Ask Chris: What Happened to the Signed Plaques from the Earl Carroll Theatre?

Our in-house historian has the answer

An old postcard showing the Earl Carroll Theatre on Sunset with a “Wall of Fame”—which boasted more than 100 concrete plaques signed by the likes of Cary Grant, Clark Gable, and Bing Crosby. What happened to the display?

Carroll, a master showman, built the playhouse in 1938 for his revues, which were comparable to the Ziegfeld Follies. The concrete panels were affixed to the facade. The theater was sold in 1948 after Carroll died in a plane crash. In 1968, a Dutch art collective known as the Fool replaced the nameplates with a psychedelic mural of Greek muses and stored the autographed pieces in the basement. They stayed there until 1979, when Magic Castle founder Milt Larsen acquired them for his Variety Arts Center downtown. Gene Autry lassoed them for his museum later that year. Finally, Butterfield & Butterfield auctioned off 104 of the plaques in 1989 and 1990. Two bearing the names of Norma Shearer and Amos ’n Andy had been left beneath the theater stage. They were put on display until 2006, when the property was sold again—it’s now the Nickelodeon Theater—and the owner gave the pair to the handyman.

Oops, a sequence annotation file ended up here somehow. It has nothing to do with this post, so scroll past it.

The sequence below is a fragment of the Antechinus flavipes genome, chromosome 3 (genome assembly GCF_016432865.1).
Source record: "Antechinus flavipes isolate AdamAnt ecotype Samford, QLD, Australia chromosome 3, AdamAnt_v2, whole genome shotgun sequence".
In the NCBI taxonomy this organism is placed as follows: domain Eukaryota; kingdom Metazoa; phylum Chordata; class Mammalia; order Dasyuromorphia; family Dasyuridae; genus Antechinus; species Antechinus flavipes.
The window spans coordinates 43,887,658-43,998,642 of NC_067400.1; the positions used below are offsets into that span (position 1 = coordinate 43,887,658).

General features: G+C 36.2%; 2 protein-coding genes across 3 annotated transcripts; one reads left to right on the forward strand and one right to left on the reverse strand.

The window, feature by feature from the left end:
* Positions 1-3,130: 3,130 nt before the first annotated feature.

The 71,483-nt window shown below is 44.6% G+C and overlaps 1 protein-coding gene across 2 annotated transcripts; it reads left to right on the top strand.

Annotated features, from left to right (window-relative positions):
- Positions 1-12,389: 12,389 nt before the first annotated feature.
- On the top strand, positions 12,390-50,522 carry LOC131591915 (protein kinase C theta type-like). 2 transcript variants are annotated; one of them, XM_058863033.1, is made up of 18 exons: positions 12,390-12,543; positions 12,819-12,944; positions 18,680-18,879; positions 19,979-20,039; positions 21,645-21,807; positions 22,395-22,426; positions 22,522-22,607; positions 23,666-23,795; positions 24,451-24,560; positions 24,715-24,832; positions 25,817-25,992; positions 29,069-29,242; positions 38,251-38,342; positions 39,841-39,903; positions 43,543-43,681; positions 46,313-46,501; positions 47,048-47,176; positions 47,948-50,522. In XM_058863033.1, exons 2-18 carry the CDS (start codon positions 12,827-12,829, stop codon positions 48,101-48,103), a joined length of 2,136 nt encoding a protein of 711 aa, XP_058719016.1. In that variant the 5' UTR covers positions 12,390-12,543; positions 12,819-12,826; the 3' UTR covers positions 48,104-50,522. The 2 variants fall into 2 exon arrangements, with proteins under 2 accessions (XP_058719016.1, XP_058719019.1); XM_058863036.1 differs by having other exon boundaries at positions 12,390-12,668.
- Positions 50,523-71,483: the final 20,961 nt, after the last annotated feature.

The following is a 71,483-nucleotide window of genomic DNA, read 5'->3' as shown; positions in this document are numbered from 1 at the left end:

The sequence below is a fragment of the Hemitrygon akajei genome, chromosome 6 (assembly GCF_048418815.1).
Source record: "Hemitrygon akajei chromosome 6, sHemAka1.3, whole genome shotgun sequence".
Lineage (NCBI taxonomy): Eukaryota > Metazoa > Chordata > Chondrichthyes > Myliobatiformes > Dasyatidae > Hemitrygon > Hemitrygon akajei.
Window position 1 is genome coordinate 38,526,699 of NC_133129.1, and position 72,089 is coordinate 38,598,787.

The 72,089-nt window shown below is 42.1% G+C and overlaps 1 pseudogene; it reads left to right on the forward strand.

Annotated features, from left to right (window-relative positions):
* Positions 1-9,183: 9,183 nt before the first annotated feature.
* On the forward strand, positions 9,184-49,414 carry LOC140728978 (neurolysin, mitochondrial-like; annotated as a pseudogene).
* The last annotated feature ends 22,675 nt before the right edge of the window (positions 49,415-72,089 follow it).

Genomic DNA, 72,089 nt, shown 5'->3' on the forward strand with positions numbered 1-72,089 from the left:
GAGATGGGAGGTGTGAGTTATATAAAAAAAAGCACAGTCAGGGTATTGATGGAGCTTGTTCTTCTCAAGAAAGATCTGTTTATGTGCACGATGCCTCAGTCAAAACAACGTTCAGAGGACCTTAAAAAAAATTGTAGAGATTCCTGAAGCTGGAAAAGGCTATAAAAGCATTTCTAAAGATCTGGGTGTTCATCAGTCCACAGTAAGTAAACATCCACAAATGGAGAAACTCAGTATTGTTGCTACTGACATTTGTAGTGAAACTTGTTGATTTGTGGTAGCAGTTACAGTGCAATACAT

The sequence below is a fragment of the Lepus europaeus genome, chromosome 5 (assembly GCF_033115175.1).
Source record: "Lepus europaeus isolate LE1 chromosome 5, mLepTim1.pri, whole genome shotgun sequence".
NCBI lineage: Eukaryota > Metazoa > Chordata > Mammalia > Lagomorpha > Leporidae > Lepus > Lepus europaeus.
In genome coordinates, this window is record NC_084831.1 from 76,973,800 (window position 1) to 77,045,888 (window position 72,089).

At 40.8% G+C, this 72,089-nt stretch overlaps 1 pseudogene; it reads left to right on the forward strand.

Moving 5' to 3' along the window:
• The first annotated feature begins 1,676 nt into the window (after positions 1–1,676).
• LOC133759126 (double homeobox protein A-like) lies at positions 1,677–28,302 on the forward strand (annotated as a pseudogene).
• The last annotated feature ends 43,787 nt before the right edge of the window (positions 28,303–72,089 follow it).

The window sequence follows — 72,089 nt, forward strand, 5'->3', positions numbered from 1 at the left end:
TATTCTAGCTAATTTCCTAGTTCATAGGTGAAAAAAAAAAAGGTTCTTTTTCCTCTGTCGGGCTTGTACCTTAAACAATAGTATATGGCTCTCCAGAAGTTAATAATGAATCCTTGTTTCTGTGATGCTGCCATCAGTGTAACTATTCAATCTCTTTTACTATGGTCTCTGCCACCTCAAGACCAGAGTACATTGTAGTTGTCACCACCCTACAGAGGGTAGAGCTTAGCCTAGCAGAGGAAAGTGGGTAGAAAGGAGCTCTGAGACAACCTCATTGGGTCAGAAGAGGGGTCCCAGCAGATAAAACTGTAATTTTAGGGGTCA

Photograph courtesy